To new heights

Potentially on the cusp of a reborn future in the image of Indian Railways today, many keen observers find it hard to ignore the Janus-faced giant depicting two contrasting scenarios: one of his harrowing descents without a rudder, its fragile financial health, its constantly decreasing modal share in the country. freight and passenger market, its suspicious and uncertain management hierarchy; and the other of major initiatives and achievements capping off the current year, making the IR glass appear more than half full. Much has happened over the past few decades that has left many suspicious and concerned IR analysts and pundits facing Micawberish nightmares. Even before the onslaught of Covid-19, say, in the six years from 2014-15 to 2019-20, IR’s freight lifting recorded a dismal CAGR of 1.65%, while passenger business fared even worse, with (-) 1.28% CAGR in number of train passengers.

Particularly worrying is that railway operating expenses are galloping at more than twice the rate of their revenues: the former are growing at 2.92% CAGR over these six years, and the latter at just 1.37% CAGR. And there is a joyous turn. Strong and confident, IR has voluntarily opted for an ambitious target of 1,700 million tonnes of cargo loading in fiscal year 2023, i.e. around 20% more than goods loaded in 2021-22 (1,418 mt) and up 15%. above the budget forecast (1,485 mt) announced in February. It is eyeing new heights in scale as it adds 90,000 railcars over the next three years even as it prepares to roll out high-speed (160 km/h) freight EMUs, a variant of Vande Bharat for transforming its freight/parcel business. Targeting a 45% modal share in the national freight market in 2031, compared to 26 to 27% currently, the IR has just launched calls for tenders to private sector players to manufacture, maintain and lease to the IR 1 200 9,000 hp electric locomotives at its Dahod workshop in Gujarat and another 800 12,000 hp electric locomotives at Varanasi (formerly Diesel Locomotive Works).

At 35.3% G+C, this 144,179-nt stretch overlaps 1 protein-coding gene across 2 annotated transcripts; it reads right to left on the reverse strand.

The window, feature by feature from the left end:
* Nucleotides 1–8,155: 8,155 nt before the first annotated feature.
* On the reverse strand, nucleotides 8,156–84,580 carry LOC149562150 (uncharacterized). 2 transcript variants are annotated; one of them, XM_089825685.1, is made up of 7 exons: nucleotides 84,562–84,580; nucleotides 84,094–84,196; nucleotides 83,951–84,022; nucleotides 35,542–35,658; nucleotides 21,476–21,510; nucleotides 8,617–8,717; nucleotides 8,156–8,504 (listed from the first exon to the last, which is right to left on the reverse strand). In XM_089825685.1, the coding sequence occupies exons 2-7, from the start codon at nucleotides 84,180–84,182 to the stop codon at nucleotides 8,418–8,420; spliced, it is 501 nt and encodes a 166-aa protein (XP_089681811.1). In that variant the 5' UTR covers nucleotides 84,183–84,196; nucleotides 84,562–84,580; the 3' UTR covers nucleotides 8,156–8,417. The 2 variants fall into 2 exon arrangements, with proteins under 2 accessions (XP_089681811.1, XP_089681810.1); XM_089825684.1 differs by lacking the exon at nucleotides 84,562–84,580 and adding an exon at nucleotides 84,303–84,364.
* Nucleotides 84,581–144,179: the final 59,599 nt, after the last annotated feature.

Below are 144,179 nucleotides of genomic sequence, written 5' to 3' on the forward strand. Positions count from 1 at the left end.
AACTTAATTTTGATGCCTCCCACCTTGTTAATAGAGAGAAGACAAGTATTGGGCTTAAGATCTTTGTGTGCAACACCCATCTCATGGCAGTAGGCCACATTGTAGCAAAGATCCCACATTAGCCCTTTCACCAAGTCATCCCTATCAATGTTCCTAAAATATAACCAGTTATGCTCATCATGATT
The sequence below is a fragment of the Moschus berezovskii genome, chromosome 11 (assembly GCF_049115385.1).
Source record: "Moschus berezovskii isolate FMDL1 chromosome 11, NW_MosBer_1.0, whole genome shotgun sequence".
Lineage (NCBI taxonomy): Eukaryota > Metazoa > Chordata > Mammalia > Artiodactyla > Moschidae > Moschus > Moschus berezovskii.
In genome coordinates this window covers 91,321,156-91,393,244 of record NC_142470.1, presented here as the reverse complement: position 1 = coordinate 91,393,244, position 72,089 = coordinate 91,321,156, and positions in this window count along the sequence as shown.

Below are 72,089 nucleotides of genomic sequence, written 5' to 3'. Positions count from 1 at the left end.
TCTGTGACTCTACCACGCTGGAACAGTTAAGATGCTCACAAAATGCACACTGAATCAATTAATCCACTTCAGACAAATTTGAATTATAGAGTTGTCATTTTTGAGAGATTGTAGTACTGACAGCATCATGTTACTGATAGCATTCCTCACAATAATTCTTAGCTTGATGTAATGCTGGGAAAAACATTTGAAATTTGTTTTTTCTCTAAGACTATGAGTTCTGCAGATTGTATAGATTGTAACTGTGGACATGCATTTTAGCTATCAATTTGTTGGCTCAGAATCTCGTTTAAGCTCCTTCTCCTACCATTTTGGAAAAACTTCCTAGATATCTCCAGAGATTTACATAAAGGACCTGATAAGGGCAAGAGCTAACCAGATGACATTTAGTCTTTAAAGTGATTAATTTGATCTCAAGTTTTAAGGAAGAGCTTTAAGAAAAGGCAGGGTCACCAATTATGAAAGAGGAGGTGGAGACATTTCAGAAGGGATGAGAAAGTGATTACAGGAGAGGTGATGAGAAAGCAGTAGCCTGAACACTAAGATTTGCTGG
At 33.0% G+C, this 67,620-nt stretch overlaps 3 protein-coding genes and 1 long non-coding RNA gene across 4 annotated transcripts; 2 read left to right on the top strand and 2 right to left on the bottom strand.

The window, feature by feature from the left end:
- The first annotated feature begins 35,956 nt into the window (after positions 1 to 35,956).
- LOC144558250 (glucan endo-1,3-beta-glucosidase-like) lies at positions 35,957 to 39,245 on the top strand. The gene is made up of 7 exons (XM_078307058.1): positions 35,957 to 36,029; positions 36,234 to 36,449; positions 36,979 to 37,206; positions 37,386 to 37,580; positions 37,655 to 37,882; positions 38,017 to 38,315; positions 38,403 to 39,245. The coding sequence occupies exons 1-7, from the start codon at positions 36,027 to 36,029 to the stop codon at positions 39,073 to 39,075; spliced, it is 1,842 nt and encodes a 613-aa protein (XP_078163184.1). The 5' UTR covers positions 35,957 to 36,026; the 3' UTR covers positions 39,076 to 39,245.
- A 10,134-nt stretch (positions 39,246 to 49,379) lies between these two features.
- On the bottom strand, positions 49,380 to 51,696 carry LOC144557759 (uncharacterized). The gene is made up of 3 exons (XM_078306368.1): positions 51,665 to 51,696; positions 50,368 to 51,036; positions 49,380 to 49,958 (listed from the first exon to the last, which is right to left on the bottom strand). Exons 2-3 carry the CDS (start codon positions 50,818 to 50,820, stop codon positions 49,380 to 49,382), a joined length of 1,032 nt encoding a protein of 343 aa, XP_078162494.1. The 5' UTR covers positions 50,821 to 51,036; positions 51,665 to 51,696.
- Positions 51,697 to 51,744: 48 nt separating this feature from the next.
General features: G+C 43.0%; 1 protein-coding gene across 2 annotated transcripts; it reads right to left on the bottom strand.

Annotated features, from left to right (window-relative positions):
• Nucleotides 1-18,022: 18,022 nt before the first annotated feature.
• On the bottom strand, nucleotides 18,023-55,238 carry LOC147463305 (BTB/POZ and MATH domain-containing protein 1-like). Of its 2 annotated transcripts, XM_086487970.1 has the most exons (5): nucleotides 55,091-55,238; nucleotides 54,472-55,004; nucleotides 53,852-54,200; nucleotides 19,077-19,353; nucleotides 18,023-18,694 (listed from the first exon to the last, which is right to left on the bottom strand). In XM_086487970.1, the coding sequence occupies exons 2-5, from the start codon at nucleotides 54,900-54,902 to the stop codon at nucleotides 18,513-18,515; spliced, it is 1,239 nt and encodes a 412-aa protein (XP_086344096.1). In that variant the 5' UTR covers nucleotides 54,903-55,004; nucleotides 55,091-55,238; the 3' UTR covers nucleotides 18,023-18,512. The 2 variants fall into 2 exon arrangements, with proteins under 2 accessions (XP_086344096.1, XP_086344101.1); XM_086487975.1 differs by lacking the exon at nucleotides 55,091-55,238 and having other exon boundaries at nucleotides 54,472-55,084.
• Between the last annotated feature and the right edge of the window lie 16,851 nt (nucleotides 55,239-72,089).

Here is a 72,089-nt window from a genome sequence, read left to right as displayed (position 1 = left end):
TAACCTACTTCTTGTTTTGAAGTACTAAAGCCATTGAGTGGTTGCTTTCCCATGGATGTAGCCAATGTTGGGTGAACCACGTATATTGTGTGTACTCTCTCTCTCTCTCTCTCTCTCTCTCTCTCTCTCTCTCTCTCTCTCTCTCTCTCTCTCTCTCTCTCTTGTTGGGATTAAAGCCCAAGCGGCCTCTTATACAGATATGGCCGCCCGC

The two highly delayed Dedicated Freight Corridors (DFC East and West), scheduled to come into operation by 2022-23, will redefine the rail freight system in India, generating unprecedented productivity and efficiency gains in terms of use of assets, reduction in transit time of goods as well as unit operating cost. Shortly after Prime Minister Modi’s announcement of 75 Vande Bharat trains commemorating 75 years of the country’s independence, the government pledged to mass-produce Vande Bharat train sets transforming the intercity passenger trade railways. The Union budget 2022-2023 provided for 400 new generation Vande Bharat trains. Private contractors have been invited to build 200 of these Vande Bharat trains at an estimated cost of Rs 26,000 crore at ICF in Chennai and Latur plant.

Another batch of 200 Vande Bharat trains, in aluminum with even newer refinements, should be purchased in the same way. An air-conditioned coach has already been developed, providing comfortable sleeping accommodation for intercity passengers at a lower cost than the increasingly popular AC-3 coach with a capacity of up to 83 berths (compared to 72 in the current AC-3 coach ). Similarly, a general class AC coach was designed, with up to 100 passenger seats. Meanwhile, IR has inaugurated the new generation of Tejas coaches suitable for speeds of up to 200 km/h, driven by intelligent sensor-based systems, with high quality interiors. A rake of the new Tejas category, Bareilly’s unit-built ‘smart’ sleeper coaches rushed on its maiden voyage on the Mumbai-New Delhi Rajdhani Express. You would have heard of Kavach, the locally developed train collision avoidance system, a matter of pride and jubilation.